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Symphony Review: Conrad Tao

by Scott Renshaw
- Posted // 2010-10-11 - It’s one thing to get a standing ovation, three curtain calls and a demand for an encore at the end of an evening; it’s quite another to get it before the intermission.

Schumann’s Fourth Symphony comprised the end of the Utah Symphony program on Oct. 8, but the highlight of the evening came before intermission when 16-year-old piano prodigy Conrad Tao (pictured) wowed the crowd with his performance of Rachmaninoff’s “Rhapsody on a Theme of Paganini.”

Since Tao has probably spent thousands of hours alone in a room playing piano and violin--he’s also a virtuoso on that instrument--you’d think he would be a total geek of a teen. Instead, he comes off as handsome and confident, the sort of guy who could play Cole Porter tunes at a party while stealing somebody’s girlfriend if he wanted. A group of teenage girls sitting behind me was gushing about him the way they would David Archuletta. He plays the piano with tremendous physicality and flair, with shoulders and legs moving all over the place.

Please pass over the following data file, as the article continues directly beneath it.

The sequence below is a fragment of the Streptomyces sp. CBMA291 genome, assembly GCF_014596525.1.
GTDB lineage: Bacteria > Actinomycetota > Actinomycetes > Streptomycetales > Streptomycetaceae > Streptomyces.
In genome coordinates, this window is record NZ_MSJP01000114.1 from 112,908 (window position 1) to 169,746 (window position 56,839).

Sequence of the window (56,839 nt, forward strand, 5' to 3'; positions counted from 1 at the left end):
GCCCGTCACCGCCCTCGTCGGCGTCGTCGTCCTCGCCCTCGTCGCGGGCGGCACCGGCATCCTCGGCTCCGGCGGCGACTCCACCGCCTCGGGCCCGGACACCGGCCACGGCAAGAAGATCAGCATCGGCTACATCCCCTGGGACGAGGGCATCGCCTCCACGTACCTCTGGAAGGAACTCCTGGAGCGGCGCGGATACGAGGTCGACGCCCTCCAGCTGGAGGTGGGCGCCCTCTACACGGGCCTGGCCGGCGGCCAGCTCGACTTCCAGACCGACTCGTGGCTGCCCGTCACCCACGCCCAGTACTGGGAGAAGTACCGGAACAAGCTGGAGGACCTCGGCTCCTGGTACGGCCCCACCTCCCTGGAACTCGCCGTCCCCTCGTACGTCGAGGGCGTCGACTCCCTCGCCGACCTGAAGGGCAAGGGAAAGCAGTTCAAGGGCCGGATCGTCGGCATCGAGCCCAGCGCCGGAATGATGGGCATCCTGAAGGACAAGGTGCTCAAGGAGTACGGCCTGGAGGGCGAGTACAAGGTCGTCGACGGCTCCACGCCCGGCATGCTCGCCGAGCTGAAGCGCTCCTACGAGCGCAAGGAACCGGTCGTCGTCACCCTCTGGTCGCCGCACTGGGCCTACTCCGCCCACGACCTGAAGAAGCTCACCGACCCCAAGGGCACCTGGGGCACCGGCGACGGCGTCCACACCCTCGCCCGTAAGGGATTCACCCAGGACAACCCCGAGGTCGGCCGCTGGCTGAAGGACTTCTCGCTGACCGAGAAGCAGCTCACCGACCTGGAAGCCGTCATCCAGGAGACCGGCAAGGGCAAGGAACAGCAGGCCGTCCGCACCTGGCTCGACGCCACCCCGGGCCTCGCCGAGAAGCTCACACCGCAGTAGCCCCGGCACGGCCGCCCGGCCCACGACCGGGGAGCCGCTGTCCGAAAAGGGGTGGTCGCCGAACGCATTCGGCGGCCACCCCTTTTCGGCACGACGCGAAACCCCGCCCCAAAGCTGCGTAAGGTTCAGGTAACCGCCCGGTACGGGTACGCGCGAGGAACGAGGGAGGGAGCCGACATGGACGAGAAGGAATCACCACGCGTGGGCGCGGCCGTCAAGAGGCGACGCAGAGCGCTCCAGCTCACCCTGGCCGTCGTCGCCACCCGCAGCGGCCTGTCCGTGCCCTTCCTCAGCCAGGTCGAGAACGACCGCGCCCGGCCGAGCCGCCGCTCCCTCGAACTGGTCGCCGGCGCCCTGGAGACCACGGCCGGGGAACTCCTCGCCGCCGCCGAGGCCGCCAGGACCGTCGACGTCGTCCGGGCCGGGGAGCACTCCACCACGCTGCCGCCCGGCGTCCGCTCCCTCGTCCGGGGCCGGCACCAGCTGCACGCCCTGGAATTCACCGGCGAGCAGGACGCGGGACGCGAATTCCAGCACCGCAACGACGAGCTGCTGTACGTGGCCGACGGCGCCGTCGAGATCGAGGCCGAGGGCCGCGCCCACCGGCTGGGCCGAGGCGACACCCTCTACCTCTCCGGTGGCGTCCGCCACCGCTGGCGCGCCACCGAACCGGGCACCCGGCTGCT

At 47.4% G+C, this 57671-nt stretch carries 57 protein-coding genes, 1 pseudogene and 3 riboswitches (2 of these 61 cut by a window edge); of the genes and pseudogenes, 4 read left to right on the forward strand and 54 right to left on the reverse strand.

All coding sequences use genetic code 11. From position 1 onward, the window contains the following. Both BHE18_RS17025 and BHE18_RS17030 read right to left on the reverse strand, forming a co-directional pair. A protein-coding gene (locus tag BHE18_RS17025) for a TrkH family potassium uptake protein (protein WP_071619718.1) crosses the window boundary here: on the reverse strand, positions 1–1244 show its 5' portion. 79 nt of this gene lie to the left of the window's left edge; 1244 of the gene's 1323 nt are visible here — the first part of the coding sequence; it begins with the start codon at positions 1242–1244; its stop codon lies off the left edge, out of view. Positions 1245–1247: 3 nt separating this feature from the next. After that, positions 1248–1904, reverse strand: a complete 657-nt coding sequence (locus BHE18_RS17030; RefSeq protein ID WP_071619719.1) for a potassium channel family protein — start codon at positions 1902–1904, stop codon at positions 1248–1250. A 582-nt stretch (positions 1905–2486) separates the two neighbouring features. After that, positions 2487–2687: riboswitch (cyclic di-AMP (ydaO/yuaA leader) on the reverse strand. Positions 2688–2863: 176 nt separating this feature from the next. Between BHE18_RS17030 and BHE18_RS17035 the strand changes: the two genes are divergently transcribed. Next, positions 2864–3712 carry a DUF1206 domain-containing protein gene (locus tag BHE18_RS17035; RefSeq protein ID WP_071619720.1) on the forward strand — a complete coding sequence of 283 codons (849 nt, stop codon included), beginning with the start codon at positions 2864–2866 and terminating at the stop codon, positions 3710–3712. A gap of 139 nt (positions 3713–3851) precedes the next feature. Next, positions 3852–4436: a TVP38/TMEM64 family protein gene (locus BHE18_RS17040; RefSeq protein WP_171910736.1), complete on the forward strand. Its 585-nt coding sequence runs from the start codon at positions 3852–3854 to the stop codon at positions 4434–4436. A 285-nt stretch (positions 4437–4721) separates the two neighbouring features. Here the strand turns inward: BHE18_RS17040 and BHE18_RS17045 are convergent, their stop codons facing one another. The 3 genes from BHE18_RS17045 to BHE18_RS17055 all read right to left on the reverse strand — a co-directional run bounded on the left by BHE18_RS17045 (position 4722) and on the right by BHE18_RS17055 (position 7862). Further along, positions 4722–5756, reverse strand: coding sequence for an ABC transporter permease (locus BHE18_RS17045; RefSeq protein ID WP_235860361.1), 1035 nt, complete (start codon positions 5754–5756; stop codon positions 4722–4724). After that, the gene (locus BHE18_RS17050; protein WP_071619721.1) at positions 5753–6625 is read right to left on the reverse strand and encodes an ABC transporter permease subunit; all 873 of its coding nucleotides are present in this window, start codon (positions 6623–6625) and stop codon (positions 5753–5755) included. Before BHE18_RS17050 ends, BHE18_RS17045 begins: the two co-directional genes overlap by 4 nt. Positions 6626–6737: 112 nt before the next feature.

Tao’s performance drew such a response from the crowd that, after the third encore, guest conductor Mario Venzago gave him the sign to play something else, so Tao sat down, thanked the crowd, and promptly knocked off Stravinsky’s “Petrushka.” Shame on those who cut out right after the Rachmaninoff was finished to try to beat the intermission bathroom lines.

Review by Geoff Griffin


  • Currently 3.5/5 Stars.
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